United Nations

During the UN General Assembly’s First Committee, taking place in New York this October, several EFAD members will be presenting and doing outreach on armed drones. Though armed drones are not part of the First Committee’s resolution discussion, numerous states have raised concerns in their statements. Over the last 5 years, 15 delegations addressed issues in light of upholding international law in relation to drone strikes, ethical and moral concerns, proliferation, and the need for continued dialogue in various UN forums. A full overview of statements has been made available by Article 36. EFAD members and academics from Pace University and Columbia’s Human Rights Clinic will continue to engage with delegations this year to encourage them to raise drones in their statements and promote an inclusive, ambitious, and multilateral process on armed drones.

EFAD member Reaching Critical Will has published their annual First Committee Briefing Book, which also includes a chapter on armed drones written by Article 36. This year, there will be another statement on armed drones delivered to the First Committee, traditionally signed by dozens of organizations. Last year’s statement can be found here.

EFAD members PAX and Article 36 published three policy paper aimed at diplomats and policymakers ahead of the UNGA. PAX’s ‘Debating Armed Drones’ provides a short analysis of the drone debate and put forward a set of recommendations for States for the debate in the First Committee. Article 36 released two new policy papers ahead of the UNGA ‘addressing the humanitarian concerns that have emerged around drones, as well as the threat posed to rights and international norms governing the use of force.’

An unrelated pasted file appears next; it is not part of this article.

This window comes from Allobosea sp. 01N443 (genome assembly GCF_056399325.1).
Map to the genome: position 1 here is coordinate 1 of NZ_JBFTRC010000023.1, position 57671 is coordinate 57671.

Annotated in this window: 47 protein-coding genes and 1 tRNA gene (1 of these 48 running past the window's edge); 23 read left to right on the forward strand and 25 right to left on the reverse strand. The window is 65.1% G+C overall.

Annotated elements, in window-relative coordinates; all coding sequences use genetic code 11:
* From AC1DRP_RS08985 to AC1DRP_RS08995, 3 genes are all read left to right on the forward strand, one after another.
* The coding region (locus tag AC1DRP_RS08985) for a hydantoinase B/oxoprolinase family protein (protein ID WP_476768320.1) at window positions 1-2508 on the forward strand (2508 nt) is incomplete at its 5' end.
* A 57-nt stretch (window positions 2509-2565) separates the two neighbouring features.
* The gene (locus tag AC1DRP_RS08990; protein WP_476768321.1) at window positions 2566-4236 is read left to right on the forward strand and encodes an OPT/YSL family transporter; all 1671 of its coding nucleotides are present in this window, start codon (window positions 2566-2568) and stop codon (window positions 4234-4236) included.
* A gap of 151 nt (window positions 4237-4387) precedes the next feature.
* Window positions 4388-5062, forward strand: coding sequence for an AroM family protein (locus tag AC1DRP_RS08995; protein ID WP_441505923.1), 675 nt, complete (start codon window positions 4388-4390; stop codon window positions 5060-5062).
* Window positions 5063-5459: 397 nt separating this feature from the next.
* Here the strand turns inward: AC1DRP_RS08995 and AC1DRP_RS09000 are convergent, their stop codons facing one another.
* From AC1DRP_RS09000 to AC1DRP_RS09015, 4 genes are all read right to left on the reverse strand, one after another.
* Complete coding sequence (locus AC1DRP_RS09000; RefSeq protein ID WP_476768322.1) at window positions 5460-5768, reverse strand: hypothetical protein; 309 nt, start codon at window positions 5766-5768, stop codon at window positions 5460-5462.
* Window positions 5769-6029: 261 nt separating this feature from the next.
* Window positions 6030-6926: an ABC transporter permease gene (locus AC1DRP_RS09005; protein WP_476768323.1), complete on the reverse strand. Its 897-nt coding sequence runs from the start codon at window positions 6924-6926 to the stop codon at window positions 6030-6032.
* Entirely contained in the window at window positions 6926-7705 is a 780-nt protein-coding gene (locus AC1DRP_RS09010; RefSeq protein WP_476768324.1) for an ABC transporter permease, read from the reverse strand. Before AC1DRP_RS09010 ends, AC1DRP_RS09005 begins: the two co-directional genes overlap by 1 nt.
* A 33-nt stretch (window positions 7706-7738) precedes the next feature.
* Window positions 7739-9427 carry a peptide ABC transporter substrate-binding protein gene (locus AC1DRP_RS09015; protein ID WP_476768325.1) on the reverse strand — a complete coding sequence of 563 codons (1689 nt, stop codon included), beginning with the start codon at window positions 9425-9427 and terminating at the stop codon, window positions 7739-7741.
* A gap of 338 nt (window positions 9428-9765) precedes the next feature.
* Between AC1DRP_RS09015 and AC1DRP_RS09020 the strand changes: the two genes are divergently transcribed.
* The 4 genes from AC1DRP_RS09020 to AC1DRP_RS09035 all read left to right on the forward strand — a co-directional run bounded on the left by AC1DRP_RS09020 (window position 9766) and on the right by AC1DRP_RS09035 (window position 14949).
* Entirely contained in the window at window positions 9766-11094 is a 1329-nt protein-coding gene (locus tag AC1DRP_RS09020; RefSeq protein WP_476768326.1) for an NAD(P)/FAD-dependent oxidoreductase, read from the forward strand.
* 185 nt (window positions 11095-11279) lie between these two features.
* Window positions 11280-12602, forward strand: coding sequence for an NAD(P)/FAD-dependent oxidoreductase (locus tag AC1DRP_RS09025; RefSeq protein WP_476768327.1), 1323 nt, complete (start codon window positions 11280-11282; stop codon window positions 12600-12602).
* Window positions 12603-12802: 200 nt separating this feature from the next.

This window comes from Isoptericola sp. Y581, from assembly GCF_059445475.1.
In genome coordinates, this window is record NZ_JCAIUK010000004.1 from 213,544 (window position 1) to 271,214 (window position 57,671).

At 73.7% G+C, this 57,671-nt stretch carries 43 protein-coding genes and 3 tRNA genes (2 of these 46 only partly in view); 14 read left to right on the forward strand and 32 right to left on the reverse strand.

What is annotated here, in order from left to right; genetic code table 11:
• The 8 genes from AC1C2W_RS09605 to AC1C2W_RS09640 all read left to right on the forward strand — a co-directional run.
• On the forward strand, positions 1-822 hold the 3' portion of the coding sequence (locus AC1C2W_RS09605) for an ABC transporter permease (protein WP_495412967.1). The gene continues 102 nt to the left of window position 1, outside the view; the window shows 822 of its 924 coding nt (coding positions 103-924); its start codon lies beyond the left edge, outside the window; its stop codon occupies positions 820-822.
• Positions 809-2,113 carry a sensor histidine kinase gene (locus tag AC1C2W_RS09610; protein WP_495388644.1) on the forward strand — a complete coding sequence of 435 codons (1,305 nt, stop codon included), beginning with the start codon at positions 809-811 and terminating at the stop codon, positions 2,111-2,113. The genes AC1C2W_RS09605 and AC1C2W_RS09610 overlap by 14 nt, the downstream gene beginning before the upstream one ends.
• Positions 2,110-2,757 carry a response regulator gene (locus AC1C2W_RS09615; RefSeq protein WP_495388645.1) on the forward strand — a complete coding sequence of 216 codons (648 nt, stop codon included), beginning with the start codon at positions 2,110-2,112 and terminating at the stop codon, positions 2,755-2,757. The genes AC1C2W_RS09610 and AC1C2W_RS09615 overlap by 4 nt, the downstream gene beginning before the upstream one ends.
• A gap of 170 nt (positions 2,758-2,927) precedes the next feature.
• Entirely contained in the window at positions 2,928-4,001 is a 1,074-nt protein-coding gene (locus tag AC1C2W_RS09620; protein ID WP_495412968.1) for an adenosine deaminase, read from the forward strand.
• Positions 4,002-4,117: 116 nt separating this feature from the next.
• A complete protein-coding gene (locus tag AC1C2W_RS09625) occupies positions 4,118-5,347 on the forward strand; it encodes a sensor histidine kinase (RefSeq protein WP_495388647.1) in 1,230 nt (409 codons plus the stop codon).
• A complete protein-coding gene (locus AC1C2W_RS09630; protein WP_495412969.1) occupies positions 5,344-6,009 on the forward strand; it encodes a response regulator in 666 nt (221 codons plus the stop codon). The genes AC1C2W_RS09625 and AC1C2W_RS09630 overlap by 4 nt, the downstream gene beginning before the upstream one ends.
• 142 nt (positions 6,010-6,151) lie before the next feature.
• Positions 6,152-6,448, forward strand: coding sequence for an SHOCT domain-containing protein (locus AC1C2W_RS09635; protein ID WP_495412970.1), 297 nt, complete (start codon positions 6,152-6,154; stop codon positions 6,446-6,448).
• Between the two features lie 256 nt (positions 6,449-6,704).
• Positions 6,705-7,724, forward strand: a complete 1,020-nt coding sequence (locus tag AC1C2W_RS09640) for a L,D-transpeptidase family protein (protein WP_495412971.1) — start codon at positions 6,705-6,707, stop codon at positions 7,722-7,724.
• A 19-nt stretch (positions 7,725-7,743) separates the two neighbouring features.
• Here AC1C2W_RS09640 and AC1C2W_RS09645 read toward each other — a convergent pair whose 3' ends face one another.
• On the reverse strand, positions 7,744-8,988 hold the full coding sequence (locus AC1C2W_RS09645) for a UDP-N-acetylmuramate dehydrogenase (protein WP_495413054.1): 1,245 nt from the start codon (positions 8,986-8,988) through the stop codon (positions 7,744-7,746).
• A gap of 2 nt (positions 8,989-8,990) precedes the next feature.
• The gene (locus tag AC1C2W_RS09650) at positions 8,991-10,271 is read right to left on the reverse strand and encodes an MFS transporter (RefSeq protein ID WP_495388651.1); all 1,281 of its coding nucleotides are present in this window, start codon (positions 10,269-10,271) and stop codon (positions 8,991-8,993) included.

UNIDIR, PAX and Stimson will host a side-event on the use of armed drones on the 24th of October, titled The Expanding Use of Armed UAVs and the Need for International Standards. Since 2015, there have been a number of side-events hosted by EFAD members like PAX, Open Society Foundations, Article 36, Stimson Centre, and Amnesty International. Other civil society partners and academics such as ACLU and Columbia Law School Human Right’s Clinic also spoke at these events, as did UN organizations such as UNIDIR and UNODA.

For more information, see Reaching Critical Will’s First Committee website.

We will update the developments in the First Committee on armed drones through the EFAD website and our Twitter account @efadrones.


Share this via: